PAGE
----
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THE INNOCENTS by Francesca Segal opens with the newly engaged Adam and Rachel, who have been together since they were 16 (they are now 28) celebrating the High Holidays at Temple Fortune in West London with the rest of their tightly knit community. The spotlight is on this well-matched pair who seem to have it all. By page two, a new player has entered the scene: Rachel’s ravishing cousin Ellie, who lives in New York and has “a story” behind her. The contrast between Rachel and Ellie could not be more drastic. It’s the classic “safe good girl” and “the temptress” story, which is handled so deftly in Francesca’s hands. Adam is clearly questioning his choices and seeing a world beyond the safe haven he has come to know. The plot, the tension, the twists and the turns make THE INNOCENTS a page-turner, and the ending is perfect.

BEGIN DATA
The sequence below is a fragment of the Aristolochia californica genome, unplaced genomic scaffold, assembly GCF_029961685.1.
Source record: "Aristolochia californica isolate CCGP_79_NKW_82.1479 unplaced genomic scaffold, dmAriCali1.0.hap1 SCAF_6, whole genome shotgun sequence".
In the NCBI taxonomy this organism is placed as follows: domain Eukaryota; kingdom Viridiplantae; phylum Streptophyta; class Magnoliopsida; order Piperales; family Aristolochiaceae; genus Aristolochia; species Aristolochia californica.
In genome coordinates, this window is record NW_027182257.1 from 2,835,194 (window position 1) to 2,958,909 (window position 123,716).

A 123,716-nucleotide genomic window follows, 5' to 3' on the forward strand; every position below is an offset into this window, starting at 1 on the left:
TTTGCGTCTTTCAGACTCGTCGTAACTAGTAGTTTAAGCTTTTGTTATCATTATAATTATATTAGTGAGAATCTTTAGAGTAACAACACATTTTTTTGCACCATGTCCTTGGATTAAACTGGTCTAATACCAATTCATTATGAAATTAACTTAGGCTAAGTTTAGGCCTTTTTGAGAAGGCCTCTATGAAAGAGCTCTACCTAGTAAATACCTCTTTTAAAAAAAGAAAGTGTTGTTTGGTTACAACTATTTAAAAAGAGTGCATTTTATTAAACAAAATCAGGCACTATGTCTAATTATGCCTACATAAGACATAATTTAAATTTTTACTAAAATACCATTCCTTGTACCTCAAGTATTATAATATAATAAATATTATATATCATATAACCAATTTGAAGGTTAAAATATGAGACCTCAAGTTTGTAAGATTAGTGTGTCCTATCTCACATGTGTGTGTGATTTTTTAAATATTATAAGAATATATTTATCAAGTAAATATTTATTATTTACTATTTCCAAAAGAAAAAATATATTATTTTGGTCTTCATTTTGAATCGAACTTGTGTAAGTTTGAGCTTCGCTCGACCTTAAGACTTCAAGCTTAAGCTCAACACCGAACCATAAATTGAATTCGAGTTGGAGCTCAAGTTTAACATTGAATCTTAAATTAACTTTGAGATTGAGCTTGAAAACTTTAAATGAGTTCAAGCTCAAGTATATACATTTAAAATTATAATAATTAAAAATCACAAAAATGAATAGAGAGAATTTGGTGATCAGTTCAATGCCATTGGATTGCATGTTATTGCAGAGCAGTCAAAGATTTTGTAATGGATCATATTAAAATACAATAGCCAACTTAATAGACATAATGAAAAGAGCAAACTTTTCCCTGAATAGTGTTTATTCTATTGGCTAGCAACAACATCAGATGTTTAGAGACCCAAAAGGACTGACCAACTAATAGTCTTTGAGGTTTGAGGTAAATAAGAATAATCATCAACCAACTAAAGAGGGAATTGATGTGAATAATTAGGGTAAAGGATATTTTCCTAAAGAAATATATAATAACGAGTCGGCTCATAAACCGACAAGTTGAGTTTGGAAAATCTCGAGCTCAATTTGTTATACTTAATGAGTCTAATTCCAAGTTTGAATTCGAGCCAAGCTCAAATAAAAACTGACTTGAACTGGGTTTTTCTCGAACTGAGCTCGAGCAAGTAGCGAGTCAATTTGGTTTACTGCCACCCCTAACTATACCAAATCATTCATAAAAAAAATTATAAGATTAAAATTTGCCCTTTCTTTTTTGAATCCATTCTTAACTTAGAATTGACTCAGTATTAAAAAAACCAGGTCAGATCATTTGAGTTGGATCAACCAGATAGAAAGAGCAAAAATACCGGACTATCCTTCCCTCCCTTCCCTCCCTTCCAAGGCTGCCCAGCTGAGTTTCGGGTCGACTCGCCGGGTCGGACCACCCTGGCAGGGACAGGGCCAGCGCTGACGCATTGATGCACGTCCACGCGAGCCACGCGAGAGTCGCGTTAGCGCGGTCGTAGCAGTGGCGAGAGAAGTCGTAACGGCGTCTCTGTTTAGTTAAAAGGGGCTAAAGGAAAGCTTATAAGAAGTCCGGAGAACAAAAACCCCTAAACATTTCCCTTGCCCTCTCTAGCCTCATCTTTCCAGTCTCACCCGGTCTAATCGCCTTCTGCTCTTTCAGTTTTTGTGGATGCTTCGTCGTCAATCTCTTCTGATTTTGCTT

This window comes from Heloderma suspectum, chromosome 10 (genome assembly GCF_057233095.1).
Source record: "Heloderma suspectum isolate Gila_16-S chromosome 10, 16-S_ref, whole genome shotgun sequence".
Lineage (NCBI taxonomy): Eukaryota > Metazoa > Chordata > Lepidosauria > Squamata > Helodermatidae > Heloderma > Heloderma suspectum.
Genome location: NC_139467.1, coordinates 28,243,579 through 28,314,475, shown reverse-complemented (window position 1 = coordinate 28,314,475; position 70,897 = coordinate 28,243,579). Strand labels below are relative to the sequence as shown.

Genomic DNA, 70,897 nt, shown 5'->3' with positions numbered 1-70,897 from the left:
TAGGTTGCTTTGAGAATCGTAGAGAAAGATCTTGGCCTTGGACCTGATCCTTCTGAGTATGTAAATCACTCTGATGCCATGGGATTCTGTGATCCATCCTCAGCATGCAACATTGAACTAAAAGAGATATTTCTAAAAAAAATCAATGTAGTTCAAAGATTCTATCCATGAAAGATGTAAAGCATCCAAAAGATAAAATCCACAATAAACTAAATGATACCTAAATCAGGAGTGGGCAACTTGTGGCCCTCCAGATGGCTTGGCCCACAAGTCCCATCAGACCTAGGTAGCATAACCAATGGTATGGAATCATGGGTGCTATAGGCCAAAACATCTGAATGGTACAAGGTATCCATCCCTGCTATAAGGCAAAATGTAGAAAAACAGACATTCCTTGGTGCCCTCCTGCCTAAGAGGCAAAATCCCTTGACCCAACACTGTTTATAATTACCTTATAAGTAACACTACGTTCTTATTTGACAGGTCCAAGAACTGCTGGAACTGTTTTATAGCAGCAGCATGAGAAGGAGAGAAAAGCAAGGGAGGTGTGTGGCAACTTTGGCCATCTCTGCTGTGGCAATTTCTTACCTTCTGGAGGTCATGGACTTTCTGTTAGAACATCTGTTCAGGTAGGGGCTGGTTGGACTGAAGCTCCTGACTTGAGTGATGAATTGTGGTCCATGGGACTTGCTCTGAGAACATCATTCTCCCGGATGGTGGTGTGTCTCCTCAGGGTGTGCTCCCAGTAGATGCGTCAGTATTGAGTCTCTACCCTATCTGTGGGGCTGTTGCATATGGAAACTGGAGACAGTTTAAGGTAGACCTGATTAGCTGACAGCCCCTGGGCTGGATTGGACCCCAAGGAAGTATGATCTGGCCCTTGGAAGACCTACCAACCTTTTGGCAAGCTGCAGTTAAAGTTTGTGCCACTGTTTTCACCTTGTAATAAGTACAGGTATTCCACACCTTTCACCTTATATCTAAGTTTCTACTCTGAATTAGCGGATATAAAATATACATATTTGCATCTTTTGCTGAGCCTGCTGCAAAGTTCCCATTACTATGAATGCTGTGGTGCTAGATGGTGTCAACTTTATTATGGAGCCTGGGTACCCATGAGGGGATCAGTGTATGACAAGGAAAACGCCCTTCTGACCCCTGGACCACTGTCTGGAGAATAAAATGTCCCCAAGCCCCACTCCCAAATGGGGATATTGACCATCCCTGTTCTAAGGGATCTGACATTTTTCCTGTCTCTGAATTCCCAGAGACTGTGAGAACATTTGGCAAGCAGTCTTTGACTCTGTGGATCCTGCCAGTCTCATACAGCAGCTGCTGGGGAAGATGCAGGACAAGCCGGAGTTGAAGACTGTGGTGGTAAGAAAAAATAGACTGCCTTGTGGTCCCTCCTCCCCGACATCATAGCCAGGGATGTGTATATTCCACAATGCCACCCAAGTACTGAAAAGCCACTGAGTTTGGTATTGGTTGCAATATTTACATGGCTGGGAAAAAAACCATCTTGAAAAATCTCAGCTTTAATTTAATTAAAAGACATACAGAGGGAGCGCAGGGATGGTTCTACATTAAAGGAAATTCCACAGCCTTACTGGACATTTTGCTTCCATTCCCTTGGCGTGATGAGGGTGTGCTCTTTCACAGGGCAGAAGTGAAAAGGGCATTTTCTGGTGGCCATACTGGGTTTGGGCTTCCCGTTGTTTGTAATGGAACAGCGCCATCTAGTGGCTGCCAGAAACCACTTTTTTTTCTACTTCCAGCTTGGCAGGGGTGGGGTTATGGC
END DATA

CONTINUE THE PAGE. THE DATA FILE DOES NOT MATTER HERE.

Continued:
A Reader Confession: I cannot remember reading THE AGE OF INNOCENCE by Edith Wharton, so the comparisons to this as a recasting of Wharton’s book were lost on me. I know, pretty sad. But my love of THE INNOCENTS has me planning to stop “reading ahead” for a bit to “go back” and read this classic. Those who have better “classic” memories will be more adept at making comparisons as they read, while others like me may go back to the classic.
Also, for me, THE INNOCENTS was a wonderful education into Jewish traditions and cultures. And for those who, like me, are Gentiles, the glossary.
- Publication Date: May 14, 2013
- Genres: Fiction
- Paperback: 304 pages
- Publisher: Hyperion
- ISBN-10: 1401341896
- ISBN-13: 9781401341893